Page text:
Jane and Richard Stowe provided refreshments from their barbeque which is a feature of the Junior competition. I shall not bother with a packed lunch mext time.
Ian Wilson had a polished team of his twin grandchildren Tarlia and Pascale, one of whom (Tarlia) hooked and played the fish while Pascale netted them. Feeder tactics worked very well for them and was the method for the day. Dave Hemming and Connor floatfished maggots and sweetcorn and were beginning to get more carp activity towards the end of the match but Chloe and Hannah struggled on the near-shelf with maggots as the fish never moved in. Adam helped by Grandad Tony Quarterman struggled in the same way as the better fish never came within range in the bright conditions.
September 5 Newbridge on Wye
I looked at the river at Brynwern at lunchtime on the day before the outing and it was way too high and at 6 pm it was still too high but had fallen very quickly. I phoned around but could only contact Dave Evason so left text messages on the phones of the others. Apparently neither Richard nor Roger look at their phones before 9 am so at that time Roger text me to ask if it was cancelled
so I replied that if he was on his way heh could come if he wanted to but I thought it would be too high. He said he was on his way so I relayed the message to Richard and Stephen, threw some tackle into the car, and went to meet them. (I was already in my chest waders of course because as you all know I sleep in them).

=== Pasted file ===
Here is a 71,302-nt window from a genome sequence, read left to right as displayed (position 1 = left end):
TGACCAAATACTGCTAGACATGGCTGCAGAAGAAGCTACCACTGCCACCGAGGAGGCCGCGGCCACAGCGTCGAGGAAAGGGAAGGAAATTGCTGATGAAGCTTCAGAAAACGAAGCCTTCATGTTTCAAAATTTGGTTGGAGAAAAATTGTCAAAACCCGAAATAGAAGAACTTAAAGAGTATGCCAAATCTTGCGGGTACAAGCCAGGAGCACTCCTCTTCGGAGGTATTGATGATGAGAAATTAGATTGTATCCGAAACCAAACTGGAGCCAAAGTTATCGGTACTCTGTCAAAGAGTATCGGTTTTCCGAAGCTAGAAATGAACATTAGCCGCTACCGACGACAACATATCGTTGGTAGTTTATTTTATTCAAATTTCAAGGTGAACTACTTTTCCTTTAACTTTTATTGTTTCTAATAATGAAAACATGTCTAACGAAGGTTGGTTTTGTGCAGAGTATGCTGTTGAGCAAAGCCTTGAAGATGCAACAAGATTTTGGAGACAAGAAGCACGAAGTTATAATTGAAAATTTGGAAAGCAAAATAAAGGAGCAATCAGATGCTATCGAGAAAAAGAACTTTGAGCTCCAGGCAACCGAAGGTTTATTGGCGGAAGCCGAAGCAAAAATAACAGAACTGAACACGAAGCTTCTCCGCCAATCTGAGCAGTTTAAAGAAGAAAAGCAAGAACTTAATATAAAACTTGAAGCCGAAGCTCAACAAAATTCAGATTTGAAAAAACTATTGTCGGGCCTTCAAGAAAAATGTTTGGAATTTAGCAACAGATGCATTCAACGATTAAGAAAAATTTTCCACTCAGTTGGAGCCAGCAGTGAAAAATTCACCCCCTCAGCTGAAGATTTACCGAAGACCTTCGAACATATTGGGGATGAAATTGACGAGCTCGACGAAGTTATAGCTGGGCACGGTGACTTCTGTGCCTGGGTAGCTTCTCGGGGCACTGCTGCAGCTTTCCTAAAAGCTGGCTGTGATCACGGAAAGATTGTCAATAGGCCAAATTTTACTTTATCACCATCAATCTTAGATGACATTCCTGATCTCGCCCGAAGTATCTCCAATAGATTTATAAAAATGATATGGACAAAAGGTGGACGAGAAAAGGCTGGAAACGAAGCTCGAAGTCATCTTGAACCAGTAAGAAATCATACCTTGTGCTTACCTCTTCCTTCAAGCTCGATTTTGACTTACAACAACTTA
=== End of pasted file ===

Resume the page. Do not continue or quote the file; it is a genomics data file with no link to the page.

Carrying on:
The river had fallen dramatically overnight and was a bit on the high side but fishable. Gordon found that the fish were very pleased to take his worms and had a great time, which made me feel dreadful because Dave Evason would have had a field day if I hadn't cancelled the trip for him!
I was very surprised to find that the fish did not seem interested in my nymphs under the conditions pertaining. I caught a nice trout on a big heavy nymph which landed close to him but had very little interest until the last half hour. Then I had several tugs and hooked a big grayling which I played for a while before it came to the surface, said "hello", rolled over and unhooked itself ....." O what a shame" I said.
Richard fished the top stretch above the bridge in the morning and had plenty of exercise but no fish on the fly. He and Richard both had some sport on the fly just below the Ithon confluence in the afternoon.
Sorry Dave, I will buy you a drink at the AGM.
August 31 Ham Bridge